“Self-mastery was seen as eroded by economic dependence,” Stanley told me.

Naturally, then, when emancipation came, the first thing formerly enslaved people wanted was land, which they rightly saw as a prerequisite for real independence. “The way we can best take care of ourselves is to have land, and turn it and till it by our own labor,” a Baptist minister named Garrison Frazier told the secretary of war, Edwin Stanton, and the Union general William Sherman in a meeting in Savannah, Ga., in January 1865. Four days later Sherman famously promised 40 acres of land to each formerly enslaved family (the “and a mule” part came later).

But the federal government never followed through on its promise of land — and thus true independence — to formerly enslaved people. Economics entered into the picture, Stanley said: If African Americans grew subsistence crops on their own plots, who would cultivate and harvest all the cotton, tobacco, sugar and rice grown on the vast plantations?

After the Civil War, in lieu of land distribution, slavery was replaced by sharecropping, in which planters allowed tenant farmers to keep a portion of the crops they raised. That subjugated the tenants to the owners almost as surely as slavery did.

At the same time, industrialization in the North meant that more and more white Americans were working for wages — about two-thirds by 1875, according to Stanley. Many drew the connection between themselves and African Americans. Eugene Debs, who led the Pullman railroad strike of 1894, said, “The paternalism of the Pullman is the same as the interest of a slaveholder in his human chattels. You are striking to avert slavery and degradation.”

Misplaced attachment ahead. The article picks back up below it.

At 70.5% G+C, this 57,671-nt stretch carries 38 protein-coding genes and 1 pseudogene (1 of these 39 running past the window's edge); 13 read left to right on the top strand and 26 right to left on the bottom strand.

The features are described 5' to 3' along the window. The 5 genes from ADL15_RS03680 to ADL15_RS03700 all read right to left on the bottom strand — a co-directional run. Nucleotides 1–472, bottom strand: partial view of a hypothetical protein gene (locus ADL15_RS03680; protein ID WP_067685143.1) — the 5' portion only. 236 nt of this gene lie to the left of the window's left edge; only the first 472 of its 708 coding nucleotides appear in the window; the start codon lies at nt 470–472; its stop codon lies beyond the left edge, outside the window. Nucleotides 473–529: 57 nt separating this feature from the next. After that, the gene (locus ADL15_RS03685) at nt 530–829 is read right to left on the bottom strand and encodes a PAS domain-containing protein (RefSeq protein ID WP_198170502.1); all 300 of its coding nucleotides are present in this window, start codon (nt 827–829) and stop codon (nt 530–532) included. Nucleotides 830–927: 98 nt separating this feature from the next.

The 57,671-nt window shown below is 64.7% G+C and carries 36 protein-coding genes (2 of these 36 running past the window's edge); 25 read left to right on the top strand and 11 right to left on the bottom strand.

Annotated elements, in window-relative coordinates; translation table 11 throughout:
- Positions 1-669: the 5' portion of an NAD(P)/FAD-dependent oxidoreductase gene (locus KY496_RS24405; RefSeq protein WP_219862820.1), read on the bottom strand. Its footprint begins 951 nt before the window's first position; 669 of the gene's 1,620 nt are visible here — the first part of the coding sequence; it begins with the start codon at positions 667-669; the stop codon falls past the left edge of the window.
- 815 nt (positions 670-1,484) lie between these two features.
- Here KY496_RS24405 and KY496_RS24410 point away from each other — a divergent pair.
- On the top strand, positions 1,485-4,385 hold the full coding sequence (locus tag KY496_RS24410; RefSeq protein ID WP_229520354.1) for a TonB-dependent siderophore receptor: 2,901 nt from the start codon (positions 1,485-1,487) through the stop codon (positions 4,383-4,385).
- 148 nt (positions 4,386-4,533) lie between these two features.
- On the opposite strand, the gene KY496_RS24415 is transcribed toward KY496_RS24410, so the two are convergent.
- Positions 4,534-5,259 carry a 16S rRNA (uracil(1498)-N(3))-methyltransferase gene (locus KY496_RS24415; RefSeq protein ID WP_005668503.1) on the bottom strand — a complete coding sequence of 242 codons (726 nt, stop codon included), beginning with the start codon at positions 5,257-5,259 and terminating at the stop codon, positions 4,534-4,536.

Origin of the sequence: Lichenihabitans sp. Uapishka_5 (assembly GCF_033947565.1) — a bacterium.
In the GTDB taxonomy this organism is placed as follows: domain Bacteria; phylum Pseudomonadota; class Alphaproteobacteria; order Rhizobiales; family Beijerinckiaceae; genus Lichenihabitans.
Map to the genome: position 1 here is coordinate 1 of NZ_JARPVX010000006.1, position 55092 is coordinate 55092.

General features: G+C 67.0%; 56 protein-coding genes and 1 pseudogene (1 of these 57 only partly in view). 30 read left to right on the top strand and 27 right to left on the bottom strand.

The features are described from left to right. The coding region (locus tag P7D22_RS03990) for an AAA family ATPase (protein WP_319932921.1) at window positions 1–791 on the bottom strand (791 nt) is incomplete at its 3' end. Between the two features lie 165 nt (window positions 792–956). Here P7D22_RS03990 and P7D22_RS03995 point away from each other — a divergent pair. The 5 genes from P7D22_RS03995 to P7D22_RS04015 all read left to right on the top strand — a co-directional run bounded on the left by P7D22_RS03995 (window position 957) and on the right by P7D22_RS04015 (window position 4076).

Today, the phrase “wage slavery” invoked by Debs and others has lost its punch. Many people who work for wages are doing very nicely, thank you. And many farmers and business owners, supposedly more independent, are buffeted by forces beyond their control, from bad weather to nasty customers. What hasn’t changed, 157 years after the Juneteenth proclamation, is that a majority of African Americans continue to lack wealth. The median wealth of Black families in 2019 was just $24,100, versus $142,500 for white families, according to a Federal Reserve survey.

Something needs to change, but what? The nature of the economy has changed, and few people still think that the solution to inequality is to give people plots of land to farm. We are enmeshed economically with one another in ways that Jefferson could not have imagined. Instead of land grants, the new protections for workers are unionization, government regulation and profit-sharing, Stanley said. One can quibble over her formula, but the motivation behind it is unquestionable. Freedom — which must include economic freedom — is just as important now as it was on the original Juneteenth.

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